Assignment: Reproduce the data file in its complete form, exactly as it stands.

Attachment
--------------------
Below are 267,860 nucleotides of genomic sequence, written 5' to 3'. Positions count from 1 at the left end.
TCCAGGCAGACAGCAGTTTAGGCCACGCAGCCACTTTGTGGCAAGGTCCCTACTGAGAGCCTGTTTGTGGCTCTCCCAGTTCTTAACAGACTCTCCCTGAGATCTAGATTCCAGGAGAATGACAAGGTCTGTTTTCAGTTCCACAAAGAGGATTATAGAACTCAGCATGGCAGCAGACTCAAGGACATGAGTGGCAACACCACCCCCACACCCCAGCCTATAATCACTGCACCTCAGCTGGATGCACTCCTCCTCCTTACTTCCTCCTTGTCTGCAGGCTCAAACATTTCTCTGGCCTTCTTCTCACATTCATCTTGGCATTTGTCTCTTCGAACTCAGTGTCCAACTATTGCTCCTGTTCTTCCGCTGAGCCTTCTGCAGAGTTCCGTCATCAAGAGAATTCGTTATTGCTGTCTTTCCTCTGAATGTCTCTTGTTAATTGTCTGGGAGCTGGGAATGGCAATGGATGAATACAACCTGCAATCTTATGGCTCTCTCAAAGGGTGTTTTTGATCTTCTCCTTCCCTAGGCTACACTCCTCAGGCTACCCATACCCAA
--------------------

Below are 267,860 nucleotides of genomic sequence, written 5' to 3'. Positions count from 1 at the left end.
TCCAGGCAGACAGCAGTTTAGGCCACGCAGCCACTTTGTGGCAAGGTCCCTACTGAGAGCCTGTTTGTGGCTCTCCCAGTTCTTAACAGACTCTCCCTGAGATCTAGATTCCAGGAGAATGACAAGGTCTGTTTTCAGTTCCACAAAGAGGATTATAGAACTCAGCATGGCAGCAGACTCAAGGACATGAGTGGCAACACCACCCCCACACCCCAGCCTATAATCACTGCACCTCAGCTGGATGCACTCCTCCTCCTTACTTCCTCCTTGTCTGCAGGCTCAAACATTTCTCTGGCCTTCTTCTCACATTCATCTTGGCATTTGTCTCTTCGAACTCAGTGTCCAACTATTGCTCCTGTTCTTCCGCTGAGCCTTCTGCAGAGTTCCGTCATCAAGAGAATTCGTTATTGCTGTCTTTCCTCTGAATGTCTCTTGTTAATTGTCTGGGAGCTGGGAATGGCAATGGATGAATACAACCTGCAATCTTATGGCTCTCTCAAAGGGTGTTTTTGATCTTCTCCTTCCCTAGGCTACACTCCTCAGGCTACCCATACCCAA